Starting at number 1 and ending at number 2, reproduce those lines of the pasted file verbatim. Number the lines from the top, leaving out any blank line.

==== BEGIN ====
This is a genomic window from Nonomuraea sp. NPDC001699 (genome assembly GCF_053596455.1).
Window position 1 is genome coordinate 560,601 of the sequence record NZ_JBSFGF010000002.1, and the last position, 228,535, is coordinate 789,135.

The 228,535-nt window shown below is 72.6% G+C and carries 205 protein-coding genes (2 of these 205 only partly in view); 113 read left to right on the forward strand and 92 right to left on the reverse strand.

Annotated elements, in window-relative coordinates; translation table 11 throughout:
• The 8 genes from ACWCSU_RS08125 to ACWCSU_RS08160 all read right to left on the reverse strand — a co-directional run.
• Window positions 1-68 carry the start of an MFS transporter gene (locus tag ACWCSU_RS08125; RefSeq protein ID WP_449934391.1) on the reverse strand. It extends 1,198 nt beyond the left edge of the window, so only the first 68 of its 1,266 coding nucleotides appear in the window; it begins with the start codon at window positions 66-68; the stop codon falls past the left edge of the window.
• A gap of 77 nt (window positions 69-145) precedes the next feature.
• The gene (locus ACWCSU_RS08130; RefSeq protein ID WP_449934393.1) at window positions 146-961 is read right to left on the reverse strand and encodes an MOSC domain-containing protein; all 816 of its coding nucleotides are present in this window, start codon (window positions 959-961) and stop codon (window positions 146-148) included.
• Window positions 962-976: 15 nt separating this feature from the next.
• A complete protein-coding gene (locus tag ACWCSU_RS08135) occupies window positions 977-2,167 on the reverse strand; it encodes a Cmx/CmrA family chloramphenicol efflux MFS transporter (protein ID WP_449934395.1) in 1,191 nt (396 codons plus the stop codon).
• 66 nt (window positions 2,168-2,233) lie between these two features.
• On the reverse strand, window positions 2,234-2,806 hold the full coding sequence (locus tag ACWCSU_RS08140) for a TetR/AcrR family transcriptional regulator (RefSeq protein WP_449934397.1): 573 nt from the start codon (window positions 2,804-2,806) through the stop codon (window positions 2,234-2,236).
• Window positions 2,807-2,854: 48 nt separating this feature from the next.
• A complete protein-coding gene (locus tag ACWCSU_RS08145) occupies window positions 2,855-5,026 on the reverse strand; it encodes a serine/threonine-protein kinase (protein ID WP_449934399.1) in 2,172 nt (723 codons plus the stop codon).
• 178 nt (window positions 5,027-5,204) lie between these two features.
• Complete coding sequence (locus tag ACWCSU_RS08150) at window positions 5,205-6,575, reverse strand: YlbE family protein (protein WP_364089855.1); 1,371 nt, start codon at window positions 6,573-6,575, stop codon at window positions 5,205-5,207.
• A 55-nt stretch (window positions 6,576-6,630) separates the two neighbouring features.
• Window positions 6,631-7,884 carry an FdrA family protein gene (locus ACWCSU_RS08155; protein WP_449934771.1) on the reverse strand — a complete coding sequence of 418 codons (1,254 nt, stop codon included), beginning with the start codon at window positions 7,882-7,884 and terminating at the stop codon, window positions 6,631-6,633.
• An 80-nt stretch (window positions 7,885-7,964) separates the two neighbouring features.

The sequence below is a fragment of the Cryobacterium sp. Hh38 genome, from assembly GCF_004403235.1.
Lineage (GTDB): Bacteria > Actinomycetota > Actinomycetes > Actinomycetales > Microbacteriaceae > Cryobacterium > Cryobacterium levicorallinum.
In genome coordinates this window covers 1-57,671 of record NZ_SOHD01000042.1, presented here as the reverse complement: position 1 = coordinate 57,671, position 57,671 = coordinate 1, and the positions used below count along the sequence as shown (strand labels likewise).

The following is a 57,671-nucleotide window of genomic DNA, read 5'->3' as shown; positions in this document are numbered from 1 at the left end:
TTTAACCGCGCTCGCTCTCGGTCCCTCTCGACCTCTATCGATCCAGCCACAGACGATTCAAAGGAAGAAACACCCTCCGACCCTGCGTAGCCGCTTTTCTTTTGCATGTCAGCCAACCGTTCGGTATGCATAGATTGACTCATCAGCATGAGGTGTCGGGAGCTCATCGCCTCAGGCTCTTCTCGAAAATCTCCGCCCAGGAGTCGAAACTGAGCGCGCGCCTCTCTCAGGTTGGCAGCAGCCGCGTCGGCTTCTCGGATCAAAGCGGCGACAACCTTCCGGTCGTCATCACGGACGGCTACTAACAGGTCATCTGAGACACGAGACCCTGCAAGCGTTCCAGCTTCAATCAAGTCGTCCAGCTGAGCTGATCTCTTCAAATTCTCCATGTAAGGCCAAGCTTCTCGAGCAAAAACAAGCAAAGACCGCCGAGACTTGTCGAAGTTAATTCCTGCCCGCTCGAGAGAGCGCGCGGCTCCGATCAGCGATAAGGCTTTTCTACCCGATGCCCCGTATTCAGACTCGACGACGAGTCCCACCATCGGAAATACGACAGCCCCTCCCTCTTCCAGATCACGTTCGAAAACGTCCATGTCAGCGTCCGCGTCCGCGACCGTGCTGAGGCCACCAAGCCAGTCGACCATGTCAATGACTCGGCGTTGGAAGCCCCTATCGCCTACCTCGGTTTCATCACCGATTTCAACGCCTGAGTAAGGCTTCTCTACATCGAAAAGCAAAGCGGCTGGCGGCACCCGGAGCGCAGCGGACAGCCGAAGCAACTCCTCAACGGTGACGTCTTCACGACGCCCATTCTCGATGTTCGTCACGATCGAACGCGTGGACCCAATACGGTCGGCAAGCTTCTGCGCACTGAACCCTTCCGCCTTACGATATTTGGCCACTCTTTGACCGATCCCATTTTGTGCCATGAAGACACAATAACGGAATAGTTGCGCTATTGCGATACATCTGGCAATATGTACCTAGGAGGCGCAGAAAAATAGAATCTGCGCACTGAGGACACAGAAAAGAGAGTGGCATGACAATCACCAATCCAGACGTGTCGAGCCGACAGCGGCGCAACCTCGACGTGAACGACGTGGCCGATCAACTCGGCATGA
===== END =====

This is a genomic window from Nonomuraea sp. NPDC001699 (genome assembly GCF_053596455.1).
Window position 1 is genome coordinate 560,601 of the sequence record NZ_JBSFGF010000002.1, and the last position, 228,535, is coordinate 789,135.